7. Norse, Elliott A., p. 10.
8. International Union for the Conservation of Nature (IUCN), et al. Conserving the World's Biological Diversity, 1990, p. 88. See table 12: "Species Richness in Tropical Waters", source: Vermeij, 1978.
9. Conserving the World's Biological Diversity, p.92, box20.
10. Global Biodiversity Strategy, p. 9
11. Global Biodiversity Strategy, p. 10.
12. Wilson, E.O. The Diversity of Life, Harvard University Press, Cambridge (US), 1992, p. 298.
13. Weber, Peter. "Net Loss: Fish, Jobs, and the Marine Environment", Worldwatch Paper 120, 1992, p. 16.
14. The State of World Fisheries and Aquaculture, Rome, 1995, p. 5.
15. FAO, Fishery Statistics, Commodities, Vol. 77, 1993.
16. Weber, Peter, p. 6.
17. Brian O'Riordian of Intermediate Technology Development Group (ITDG) says that there are an estimated 10 million full time fishermen, with an equal number of part time fishermen. With wives, children, extended family and other dependents, there are probably at least 100 million people directly dependent upon small-scale fisheries for a significant part of their livelihoods. Personal communication, Brian O'Riordan, ITDG, Rugby, UK, 26 Feb. 1993.
18. Norse, Elliott A., p. 87.
19. Global Biodiversity Assessment, p. 394.
20. Global Biodiversity Assessment, p. 771.
21. Norse, Elliott A., p. 121.
22. Weber, Peter, p. 13.
23. Weber, Peter, p. 6.
24. Cited in David Pimentel, et al, "Environmental and Economic Benefits of Biodiversity," unpublished manuscript, dated April 12, 1996, p. 24.
25. Pollack, Susan. "No More Fish Stories", The Amicus Journal, Spring 1994, p. 29.
26. "The Tragedy of the Oceans", The Economist, 9 March 1994, p. 21.
27. Weber, Peter, p. 29.
28. The State of World Fisheries and Aquaculture, p. 1.
29. Weber, Peter, p. 30.
30. The 24 February 1996 issue of New Scientist reports that the spotted handfish, Brachionichthys hirsutus, which lives only in the coastal waters of southern Tasmania, may soon become the first known species of marine fish to become extinct since biological records began. (Anderson, Ian "Stowaway drives fish to brink of extinction," New Scientist, 24 February 1996, p. 4.)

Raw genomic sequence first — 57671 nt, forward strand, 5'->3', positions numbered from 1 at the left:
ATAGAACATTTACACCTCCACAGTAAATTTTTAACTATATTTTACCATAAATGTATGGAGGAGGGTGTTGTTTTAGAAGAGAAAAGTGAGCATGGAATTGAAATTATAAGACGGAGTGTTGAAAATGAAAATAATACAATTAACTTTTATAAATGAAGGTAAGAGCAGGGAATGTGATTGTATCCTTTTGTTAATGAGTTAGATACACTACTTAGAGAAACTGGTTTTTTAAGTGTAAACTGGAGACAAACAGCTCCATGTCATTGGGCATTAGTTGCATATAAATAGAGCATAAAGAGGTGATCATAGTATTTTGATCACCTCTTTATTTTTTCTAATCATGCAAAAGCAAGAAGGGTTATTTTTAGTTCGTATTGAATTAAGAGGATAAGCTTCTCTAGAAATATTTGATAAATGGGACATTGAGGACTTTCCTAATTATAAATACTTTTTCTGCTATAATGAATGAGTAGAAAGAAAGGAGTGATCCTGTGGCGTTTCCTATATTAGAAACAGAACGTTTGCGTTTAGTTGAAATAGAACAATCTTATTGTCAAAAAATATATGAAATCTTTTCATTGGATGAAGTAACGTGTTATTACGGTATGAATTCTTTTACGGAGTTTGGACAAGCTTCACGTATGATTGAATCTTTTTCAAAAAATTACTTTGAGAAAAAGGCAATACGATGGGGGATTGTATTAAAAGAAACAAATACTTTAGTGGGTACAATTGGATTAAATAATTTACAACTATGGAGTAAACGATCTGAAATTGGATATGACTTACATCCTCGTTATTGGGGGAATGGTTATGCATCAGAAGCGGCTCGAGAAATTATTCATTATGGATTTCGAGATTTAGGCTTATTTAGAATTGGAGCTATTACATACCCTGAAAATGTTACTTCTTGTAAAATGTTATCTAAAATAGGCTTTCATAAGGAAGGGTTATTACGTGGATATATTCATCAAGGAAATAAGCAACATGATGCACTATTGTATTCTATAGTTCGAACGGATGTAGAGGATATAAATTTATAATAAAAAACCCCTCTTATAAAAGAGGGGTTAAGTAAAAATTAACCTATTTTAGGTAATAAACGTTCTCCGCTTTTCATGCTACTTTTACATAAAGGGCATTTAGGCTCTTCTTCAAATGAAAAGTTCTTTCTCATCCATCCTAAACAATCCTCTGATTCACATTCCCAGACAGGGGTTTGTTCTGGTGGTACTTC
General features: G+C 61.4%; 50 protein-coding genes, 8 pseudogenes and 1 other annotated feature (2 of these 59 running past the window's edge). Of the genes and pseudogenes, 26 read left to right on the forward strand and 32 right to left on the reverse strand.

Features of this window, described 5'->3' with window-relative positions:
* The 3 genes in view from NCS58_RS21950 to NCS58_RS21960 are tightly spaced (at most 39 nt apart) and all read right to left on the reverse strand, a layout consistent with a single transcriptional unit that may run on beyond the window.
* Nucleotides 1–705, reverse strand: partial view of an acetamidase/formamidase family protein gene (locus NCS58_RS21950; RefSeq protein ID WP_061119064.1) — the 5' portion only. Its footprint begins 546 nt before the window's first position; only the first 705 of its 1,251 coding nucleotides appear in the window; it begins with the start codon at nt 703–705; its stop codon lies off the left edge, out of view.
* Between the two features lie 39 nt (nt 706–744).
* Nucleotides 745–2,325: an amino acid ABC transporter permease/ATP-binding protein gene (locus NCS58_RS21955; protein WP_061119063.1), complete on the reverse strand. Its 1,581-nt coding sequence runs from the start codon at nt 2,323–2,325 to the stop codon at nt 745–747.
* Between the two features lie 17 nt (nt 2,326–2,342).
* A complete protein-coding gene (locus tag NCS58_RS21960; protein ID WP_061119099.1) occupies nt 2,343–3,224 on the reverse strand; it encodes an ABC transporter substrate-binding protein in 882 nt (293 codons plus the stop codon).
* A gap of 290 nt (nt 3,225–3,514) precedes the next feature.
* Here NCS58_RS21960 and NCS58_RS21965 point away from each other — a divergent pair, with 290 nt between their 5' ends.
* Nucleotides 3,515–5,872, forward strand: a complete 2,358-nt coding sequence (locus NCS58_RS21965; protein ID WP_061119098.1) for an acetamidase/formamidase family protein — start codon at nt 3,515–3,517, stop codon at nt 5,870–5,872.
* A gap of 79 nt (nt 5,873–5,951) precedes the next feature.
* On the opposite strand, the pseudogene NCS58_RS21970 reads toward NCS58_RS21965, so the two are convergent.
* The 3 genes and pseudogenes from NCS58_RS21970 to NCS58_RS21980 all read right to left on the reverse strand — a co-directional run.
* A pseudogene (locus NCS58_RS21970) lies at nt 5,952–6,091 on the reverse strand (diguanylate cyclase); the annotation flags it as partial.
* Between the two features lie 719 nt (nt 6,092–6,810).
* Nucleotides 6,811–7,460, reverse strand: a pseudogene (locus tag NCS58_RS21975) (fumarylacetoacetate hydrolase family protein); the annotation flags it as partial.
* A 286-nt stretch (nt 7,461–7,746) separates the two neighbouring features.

31. Norse, Elliott A, p. 90.
32. Norse, Elliott A, p. 93.
33. Norse, Elliott A, p. 110-111.
34. State of World Fisheries and Aquaculture, p. 21.
35. FAO. Fishery Statistics: Catches and Landings, Vol. 76 (1995), and Commodities, Vol. 77. (1993).
36. FAO. Fisheries Circular No. 853, p. 26.
37. O'Riordan, Brian. "Reconciling International Trade with Food Security", DEEP, FAO, Rome, October 1995, p.17.
38. Filhol, Agnes. "Impact of the Uruguay Round on International Fish Trade," FAO, Rome, July, 1995, p. 3.
39. The Economist, 19 March 1994, p. 22.
40. Weber, Peter, p. 27-32.
41. Global Biodiversity Assessment, p. 960.
42. For background on sasi, see article based on the writings of Eliza Kissya, "Sasi, a traditional Indonesian way of managing fishery resources," in DEEP, published by FAO, October 1995, p. 42-44.
43. Global Biodiversity Assessment, p. 1039.
44. Thomson, David. "Sustaining Livelihoods in Coastal Fisheries," Appropriate Technology, Vol. 22, No. 2 (September 1995), p. 3.
45. O'Riordan, Brian, p. 18.
46. Thomson, David, p. 4.
47. Information on the Jakarta Mandate comes from the Biodiversity Action Network. Sheldon Cohen and Kate Steen, "User-Friendly Guide to the Jakarta Mandate," February, 1996.
48. "International Fisheries Law", Appropriate Technology, Vol. 22, No. 2 (September 1995), p. 29.
49. "International Fisheries Law", p. 29.
50. "NGOs and FAO" contributed by the International Collective in Support of Fishworkers, in DEEP, October 1995, p.8.